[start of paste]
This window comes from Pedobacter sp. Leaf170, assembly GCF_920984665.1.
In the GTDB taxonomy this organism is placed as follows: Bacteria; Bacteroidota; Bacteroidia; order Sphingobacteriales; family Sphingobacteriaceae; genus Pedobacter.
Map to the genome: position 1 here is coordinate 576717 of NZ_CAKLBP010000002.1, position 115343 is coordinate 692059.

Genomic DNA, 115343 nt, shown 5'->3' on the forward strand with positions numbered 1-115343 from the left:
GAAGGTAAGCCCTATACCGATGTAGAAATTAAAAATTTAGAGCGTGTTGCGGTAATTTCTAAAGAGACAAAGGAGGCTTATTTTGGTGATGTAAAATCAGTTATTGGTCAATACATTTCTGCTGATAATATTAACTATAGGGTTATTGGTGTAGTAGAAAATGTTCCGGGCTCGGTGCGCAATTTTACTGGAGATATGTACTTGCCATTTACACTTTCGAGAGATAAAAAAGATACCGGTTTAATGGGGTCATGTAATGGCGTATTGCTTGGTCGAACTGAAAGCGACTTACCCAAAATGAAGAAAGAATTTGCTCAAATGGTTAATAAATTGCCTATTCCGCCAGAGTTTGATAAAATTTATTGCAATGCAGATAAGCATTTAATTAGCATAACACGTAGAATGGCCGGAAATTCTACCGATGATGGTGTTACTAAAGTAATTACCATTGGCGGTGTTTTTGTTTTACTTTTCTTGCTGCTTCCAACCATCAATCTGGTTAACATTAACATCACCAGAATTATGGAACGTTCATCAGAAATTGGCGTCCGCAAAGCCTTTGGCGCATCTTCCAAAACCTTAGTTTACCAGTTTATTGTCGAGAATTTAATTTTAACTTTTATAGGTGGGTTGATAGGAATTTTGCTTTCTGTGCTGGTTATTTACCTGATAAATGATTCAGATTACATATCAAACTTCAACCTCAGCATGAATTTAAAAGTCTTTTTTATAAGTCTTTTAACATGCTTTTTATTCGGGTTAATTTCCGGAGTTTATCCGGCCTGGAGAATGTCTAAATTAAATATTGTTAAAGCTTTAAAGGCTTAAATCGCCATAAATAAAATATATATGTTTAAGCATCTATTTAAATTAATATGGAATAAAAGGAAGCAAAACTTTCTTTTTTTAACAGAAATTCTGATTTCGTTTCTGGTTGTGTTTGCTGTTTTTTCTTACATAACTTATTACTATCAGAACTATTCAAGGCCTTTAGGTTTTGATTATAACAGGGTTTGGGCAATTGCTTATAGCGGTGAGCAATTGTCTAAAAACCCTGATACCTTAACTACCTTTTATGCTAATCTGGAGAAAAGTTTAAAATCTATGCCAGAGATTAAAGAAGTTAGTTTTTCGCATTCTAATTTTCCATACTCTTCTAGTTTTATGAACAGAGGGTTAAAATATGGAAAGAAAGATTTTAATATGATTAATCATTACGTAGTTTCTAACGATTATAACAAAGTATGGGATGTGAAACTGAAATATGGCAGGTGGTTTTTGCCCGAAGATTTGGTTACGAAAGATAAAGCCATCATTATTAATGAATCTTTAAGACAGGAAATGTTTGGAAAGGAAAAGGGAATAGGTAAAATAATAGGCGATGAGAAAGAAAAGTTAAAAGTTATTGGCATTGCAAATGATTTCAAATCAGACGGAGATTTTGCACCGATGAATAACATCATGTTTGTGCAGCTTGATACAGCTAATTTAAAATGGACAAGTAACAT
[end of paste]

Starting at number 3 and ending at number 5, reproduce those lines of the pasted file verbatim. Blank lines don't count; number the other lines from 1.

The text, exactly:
Map to the genome: position 1 here is coordinate 576717 of NZ_CAKLBP010000002.1, position 115343 is coordinate 692059.

Genomic DNA, 115343 nt, shown 5'->3' on the forward strand with positions numbered 1-115343 from the left:
GAAGGTAAGCCCTATACCGATGTAGAAATTAAAAATTTAGAGCGTGTTGCGGTAATTTCTAAAGAGACAAAGGAGGCTTATTTTGGTGATGTAAAATCAGTTATTGGTCAATACATTTCTGCTGATAATATTAACTATAGGGTTATTGGTGTAGTAGAAAATGTTCCGGGCTCGGTGCGCAATTTTACTGGAGATATGTACTTGCCATTTACACTTTCGAGAGATAAAAAAGATACCGGTTTAATGGGGTCATGTAATGGCGTATTGCTTGGTCGAACTGAAAGCGACTTACCCAAAATGAAGAAAGAATTTGCTCAAATGGTTAATAAATTGCCTATTCCGCCAGAGTTTGATAAAATTTATTGCAATGCAGATAAGCATTTAATTAGCATAACACGTAGAATGGCCGGAAATTCTACCGATGATGGTGTTACTAAAGTAATTACCATTGGCGGTGTTTTTGTTTTACTTTTCTTGCTGCTTCCAACCATCAATCTGGTTAACATTAACATCACCAGAATTATGGAACGTTCATCAGAAATTGGCGTCCGCAAAGCCTTTGGCGCATCTTCCAAAACCTTAGTTTACCAGTTTATTGTCGAGAATTTAATTTTAACTTTTATAGGTGGGTTGATAGGAATTTTGCTTTCTGTGCTGGTTATTTACCTGATAAATGATTCAGATTACATATCAAACTTCAACCTCAGCATGAATTTAAAAGTCTTTTTTATAAGTCTTTTAACATGCTTTTTATTCGGGTTAATTTCCGGAGTTTATCCGGCCTGGAGAATGTCTAAATTAAATATTGTTAAAGCTTTAAAGGCTTAAATCGCCATAAATAAAATATATATGTTTAAGCATCTATTTAAATTAATATGGAATAAAAGGAAGCAAAACTTTCTTTTTTTAACAGAAATTCTGATTTCGTTTCTGGTTGTGTTTGCTGTTTTTTCTTACATAACTTATTACTATCAGAACTATTCAAGGCCTTTAGGTTTTGATTATAACAGGGTTTGGGCAATTGCTTATAGCGGTGAGCAATTGTCTAAAAACCCTGATACCTTAACTACCTTTTATGCTAATCTGGAGAAAAGTTTAAAATCTATGCCAGAGATTAAAGAAGTTAGTTTTTCGCATTCTAATTTTCCATACTCTTCTAGTTTTATGAACAGAGGGTTAAAATATGGAAAGAAAGATTTTAATATGATTAATCATTACGTAGTTTCTAACGATTATAACAAAGTATGGGATGTGAAACTGAAATATGGCAGGTGGTTTTTGCCCGAAGATTTGGTTACGAAAGATAAAGCCATCATTATTAATGAATCTTTAAGACAGGAAATGTTTGGAAAGGAAAAGGGAATAGGTAAAATAATAGGCGATGAGAAAGAAAAGTTAAAAGTTATTGGCATTGCAAATGATTTCAAATCAGACGGAGATTTTGCACCGATGAATAACATCATGTTTGTGCAGCTTGATACAGCTAATTTAAAATGGACAAGTAACAT